Development of a polyvinyl alcohol cryogel covered stent
Weaver, Jason David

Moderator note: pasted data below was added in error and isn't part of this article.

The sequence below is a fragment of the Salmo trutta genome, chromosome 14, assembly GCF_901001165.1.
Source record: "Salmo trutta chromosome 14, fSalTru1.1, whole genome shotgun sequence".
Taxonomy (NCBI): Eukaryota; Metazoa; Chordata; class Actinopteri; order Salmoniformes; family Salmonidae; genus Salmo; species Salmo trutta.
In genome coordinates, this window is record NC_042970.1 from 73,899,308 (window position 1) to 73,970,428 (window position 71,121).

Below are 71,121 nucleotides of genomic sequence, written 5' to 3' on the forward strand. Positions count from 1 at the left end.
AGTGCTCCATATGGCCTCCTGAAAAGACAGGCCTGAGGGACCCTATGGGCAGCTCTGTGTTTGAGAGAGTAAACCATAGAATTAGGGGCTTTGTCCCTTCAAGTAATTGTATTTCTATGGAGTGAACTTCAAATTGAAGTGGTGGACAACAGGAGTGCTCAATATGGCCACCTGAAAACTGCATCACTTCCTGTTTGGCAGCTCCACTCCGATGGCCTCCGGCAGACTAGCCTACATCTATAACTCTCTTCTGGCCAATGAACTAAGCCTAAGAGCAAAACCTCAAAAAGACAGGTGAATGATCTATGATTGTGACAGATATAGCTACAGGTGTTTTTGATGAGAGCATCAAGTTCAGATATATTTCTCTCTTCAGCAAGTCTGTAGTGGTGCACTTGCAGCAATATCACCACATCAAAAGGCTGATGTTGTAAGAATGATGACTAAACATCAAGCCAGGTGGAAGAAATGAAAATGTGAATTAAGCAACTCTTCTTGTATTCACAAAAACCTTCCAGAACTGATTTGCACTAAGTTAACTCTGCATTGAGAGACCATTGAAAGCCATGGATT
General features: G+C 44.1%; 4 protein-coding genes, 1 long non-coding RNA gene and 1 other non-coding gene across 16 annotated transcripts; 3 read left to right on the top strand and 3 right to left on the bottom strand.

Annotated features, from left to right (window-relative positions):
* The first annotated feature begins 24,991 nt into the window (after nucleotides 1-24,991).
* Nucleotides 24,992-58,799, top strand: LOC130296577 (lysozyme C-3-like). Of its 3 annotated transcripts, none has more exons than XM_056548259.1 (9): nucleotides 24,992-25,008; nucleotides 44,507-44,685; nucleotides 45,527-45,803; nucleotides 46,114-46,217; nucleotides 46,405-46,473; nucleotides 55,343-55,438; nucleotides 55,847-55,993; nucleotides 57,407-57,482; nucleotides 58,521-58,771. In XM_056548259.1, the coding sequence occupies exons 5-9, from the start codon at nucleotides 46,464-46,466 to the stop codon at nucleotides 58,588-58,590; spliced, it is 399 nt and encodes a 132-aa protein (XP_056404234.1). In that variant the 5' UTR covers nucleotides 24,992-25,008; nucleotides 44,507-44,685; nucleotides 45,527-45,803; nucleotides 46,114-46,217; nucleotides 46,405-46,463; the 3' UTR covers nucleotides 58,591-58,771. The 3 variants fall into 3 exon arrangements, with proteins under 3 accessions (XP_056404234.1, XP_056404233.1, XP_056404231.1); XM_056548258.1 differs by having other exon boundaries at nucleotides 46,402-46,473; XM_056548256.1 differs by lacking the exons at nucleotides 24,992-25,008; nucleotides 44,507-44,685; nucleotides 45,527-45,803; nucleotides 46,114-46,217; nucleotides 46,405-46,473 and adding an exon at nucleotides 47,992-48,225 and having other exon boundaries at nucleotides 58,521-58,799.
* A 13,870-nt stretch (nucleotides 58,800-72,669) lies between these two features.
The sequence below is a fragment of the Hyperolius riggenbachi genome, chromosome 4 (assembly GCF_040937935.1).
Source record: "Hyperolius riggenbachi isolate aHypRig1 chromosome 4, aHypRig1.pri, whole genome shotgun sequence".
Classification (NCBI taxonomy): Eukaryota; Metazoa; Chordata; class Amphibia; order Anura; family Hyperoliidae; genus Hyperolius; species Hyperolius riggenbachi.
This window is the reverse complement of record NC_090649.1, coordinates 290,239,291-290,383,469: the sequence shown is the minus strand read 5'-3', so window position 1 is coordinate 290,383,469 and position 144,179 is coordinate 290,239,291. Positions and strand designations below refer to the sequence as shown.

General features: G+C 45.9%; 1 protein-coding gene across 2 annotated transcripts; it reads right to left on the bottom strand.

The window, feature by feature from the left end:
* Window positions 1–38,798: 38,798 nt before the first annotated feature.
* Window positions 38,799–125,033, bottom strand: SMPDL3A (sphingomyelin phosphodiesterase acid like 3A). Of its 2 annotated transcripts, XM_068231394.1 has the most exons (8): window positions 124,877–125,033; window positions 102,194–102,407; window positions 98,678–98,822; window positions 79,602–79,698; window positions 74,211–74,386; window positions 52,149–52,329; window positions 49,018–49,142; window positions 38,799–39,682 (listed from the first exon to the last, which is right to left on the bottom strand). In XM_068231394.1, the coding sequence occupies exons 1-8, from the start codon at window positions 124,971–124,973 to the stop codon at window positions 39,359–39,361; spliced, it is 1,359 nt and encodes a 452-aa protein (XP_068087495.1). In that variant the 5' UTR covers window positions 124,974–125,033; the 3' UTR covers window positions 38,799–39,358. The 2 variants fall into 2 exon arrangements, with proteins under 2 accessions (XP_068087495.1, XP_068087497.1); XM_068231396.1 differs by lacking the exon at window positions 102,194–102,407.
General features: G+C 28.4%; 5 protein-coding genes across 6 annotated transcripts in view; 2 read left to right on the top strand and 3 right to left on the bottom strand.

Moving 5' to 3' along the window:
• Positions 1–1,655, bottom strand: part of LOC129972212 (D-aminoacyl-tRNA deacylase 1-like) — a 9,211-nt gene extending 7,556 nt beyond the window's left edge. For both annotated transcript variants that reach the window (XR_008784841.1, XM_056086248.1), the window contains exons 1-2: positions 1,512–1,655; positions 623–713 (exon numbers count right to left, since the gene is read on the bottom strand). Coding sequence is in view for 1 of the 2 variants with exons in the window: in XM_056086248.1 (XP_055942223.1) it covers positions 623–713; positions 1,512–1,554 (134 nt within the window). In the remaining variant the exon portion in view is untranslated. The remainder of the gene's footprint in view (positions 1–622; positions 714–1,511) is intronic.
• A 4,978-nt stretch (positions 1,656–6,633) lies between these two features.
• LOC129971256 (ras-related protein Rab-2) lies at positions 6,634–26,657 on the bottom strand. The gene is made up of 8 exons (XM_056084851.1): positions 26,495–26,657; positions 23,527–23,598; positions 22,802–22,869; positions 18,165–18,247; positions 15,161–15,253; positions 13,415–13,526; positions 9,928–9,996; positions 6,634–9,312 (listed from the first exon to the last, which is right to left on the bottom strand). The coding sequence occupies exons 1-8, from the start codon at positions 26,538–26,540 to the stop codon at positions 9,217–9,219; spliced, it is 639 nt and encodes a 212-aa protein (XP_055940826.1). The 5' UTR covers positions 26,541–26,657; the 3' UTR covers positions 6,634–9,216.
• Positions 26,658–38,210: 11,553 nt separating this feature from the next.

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Atherosclerosis is the number one cause of death in the United States and one of the most common treatments is the implantation of a stent. In order to eliminate the two most common complications - restenosis and thrombosis - a novel covered stent is investigated. A covered stent membrane should be able to undergo large stretch, prevent restenosis, and be relatively non-thrombogenic. Polyvinyl alcohol (PVA) cryogels are examined as a candidate material for covered stent membranes. Mechanical testing included uniaxial tensile testing, puncture testing, and the fabrication and expansion of PVA cryogel covered stents. Uniaxial testing showed PVA cryogels to have sufficient ultimate stretch which was similar to bare metal stents during deployment. Puncture testing revealed that PVA cryogels are not likely to puncture in vivo. No tears were seen in the PVA cryogel membrane after expansion of the covered stents. Finite element analysis was used to determine a PVA cryogel membrane's effect on artery wall stress. PVA cryogel covered stents reduced both artery wall stress and tissue prolapse when compared to equivalent uncovered stents. Migration assays were used to determine if PVA cryogels are able to block the smooth muscle cell migration seen during restenosis. PVA cryogels significantly reduced cellular migration in modified Boyden chambers - suggesting that they would be able to prevent restenosis in vivo. Thrombogenicity was tested in vitro with a gravity-fed flow loop using porcine blood and in vivo with a sheep model. PVA cryogels were found to be less thrombogenic than polyester controls with the flow loop system. The sheep study demonstrated the feasibility of implanting PVA cryogel covered stents and good early patency. After explantation, the PVA cryogel membranes were intact - providing in vivo evidence for the durability of PVA cryogel covered stents. Overall, this work provides evidence that covered stents made with PVA cryogels are a feasible device in terms of their mechanics, ability to prevent restenosis, and low thrombogenicity. This work represents a major advancement in the development of PVA cryogel covered stents and provides necessary safety and feasibility data for future clinical trials.